A recent survey performed by Princeton senior Sauhard Sahi under the supervision of Edward Felten attempted to discover the types of files available on BitTorrent, a popular file distribution website. According to the study, 10 percent of the shared files contained music:
“For the music category, the predominant encoding format for music was MP3, there were some albums ripped to WMA (Windows Media Audio, a Microsoft codec), and there were also ISO images and multi-part RAR archives. There is still a bias towards recent albums and songs, but it is not as strongly evident as it is for movies—perhaps because people are more willing to continue seeding music even after it is no longer new, so these torrents are able to stay alive longer in the DHT. In descending order, we found that 78% of music torrents in our sample were in English, 6% were in Russian, 4% were in Spanish, 2% were in Japanese and Chinese each, and other infrequent languages appeared 1% each.”
The survey analyzed a uniform, random sample of files “via the trackerless variant of BitTorrent, using the Mainline DHT.” The files, totaling 1021, were then organized based on their file type, language, and apparent copyright status. Before providing their results, Sahi and Felten also explain that their results only apply to the Mainline trackerless version of BitTorrent (admitting that “other parts of the BitTorrent ecosystem might be different”) and that “all files that were available were equally likely to appear in the sample.”
Depending on your personal experience with BitTorrent, the survey’s results may or may surprise you. With regard to file types, Sahi discovered that non-pornographic movies and shows comprised 46% of the sample, games and software 14%, pornography 14%, books and guides 1%, and images 1%, leaving only 10% of the files as music files followed by an unclassifiable 14%. Of these categories, each classification did not necessarily have a dominant file format, although each group was dominated by files in English.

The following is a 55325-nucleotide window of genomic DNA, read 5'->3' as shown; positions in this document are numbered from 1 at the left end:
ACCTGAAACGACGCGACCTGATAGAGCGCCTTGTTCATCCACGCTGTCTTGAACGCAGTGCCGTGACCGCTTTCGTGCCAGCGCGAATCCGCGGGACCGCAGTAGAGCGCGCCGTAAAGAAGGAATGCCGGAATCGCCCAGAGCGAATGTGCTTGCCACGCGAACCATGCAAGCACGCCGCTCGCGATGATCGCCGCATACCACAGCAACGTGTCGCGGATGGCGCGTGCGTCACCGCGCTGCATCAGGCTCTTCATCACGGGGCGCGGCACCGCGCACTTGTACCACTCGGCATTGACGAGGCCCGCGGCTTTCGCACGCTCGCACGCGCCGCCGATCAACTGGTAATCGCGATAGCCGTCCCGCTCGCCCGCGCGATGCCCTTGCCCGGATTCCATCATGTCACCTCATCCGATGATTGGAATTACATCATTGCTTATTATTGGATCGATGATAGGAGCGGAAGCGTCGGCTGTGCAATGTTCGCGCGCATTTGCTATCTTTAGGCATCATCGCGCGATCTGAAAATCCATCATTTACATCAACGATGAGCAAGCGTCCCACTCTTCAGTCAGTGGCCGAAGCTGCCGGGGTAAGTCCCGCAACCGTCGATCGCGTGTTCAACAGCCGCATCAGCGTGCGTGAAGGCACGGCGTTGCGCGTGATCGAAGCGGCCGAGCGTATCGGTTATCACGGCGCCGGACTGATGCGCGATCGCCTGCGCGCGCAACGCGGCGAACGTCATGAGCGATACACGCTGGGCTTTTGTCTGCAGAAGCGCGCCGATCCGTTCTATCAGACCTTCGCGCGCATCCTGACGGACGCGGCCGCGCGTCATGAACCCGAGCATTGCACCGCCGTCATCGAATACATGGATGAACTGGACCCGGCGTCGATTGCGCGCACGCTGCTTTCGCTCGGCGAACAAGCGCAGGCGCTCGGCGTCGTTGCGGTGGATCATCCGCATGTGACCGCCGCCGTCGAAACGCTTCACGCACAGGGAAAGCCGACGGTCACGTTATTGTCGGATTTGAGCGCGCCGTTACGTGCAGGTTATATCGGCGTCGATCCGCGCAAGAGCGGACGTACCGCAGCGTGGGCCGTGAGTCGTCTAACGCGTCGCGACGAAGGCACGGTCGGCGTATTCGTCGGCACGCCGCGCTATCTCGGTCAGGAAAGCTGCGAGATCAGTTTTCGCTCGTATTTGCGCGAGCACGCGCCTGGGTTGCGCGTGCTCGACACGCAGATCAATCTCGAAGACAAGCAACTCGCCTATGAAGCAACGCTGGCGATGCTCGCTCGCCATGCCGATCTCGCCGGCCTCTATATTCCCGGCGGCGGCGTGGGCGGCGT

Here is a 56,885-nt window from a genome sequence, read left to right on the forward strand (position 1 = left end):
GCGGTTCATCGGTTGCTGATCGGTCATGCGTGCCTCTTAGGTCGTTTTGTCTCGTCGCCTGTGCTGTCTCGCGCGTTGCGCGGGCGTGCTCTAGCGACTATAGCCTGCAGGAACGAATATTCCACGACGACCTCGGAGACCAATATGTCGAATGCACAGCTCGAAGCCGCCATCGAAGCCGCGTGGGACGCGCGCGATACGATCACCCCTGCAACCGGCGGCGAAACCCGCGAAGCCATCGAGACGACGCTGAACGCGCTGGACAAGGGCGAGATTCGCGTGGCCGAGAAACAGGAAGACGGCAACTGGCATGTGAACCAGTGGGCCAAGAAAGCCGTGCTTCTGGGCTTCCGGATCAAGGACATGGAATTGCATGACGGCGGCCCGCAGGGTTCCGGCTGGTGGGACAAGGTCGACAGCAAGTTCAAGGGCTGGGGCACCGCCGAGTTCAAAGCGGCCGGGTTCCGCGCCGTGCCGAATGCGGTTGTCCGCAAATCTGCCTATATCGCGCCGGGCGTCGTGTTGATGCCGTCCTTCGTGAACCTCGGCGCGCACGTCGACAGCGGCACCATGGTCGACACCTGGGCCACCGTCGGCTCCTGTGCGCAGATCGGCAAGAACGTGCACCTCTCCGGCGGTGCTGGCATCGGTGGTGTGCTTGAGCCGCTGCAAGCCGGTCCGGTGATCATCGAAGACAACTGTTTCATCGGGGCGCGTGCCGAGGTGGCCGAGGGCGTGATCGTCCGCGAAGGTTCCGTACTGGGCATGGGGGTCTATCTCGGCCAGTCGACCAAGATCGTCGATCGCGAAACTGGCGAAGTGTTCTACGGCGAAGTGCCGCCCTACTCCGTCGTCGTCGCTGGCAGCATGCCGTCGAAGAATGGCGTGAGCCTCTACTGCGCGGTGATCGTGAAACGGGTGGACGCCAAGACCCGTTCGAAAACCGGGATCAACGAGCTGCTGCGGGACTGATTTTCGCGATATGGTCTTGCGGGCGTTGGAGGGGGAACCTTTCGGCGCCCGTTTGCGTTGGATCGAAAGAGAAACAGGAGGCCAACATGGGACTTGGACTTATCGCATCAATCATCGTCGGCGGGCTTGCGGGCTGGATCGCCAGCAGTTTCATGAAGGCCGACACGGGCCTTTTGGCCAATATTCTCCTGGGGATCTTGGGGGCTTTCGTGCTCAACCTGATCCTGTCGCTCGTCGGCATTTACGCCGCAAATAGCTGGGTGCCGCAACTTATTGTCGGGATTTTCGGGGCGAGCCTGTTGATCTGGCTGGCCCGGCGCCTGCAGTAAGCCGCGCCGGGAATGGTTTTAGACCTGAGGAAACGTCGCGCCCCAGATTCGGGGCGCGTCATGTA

Each file was also analyzed based on apparent copyright status and was classified as “likely non-infringing” if it “appeared to be in the public domain, [was] freely available through legitimate channels, [and was] user-generated content,” an admitted judgment call. Based on this definition, Sahi and Felten concluded that only 10 of the files in the entire sample were “likely non-infringing,” meaning that roughly 99% of the entire sample was illegal with each of the total 98 music files classified as “likely infringing.”
Although Sahi and Felten deserve to be commended for their work, the study either omits or ignores a number of important factors. Because the survey focused only on the trackerless version of BitTorrent, it’s likely that the users are knowingly distributing copyright-infringing files, so the percentage of “likely infringing” files is not very surprising. The post, including only a summary of the survey’s results, also fails to provide an accurate time frame or a geographic focus as well as specifics regarding the surveying process, all of which could be very helpful in further analyzing the available data.
Furthermore, although this survey (well, at least the summary) provides a decent amount of information about file availability on BitTorrent, it should not be considered representative of torrents or “likely-infringing” material as it offers a very limited scope of information and fails to mention torrenting websites completely dedicated to a specific file type (all music, all movies, etc).
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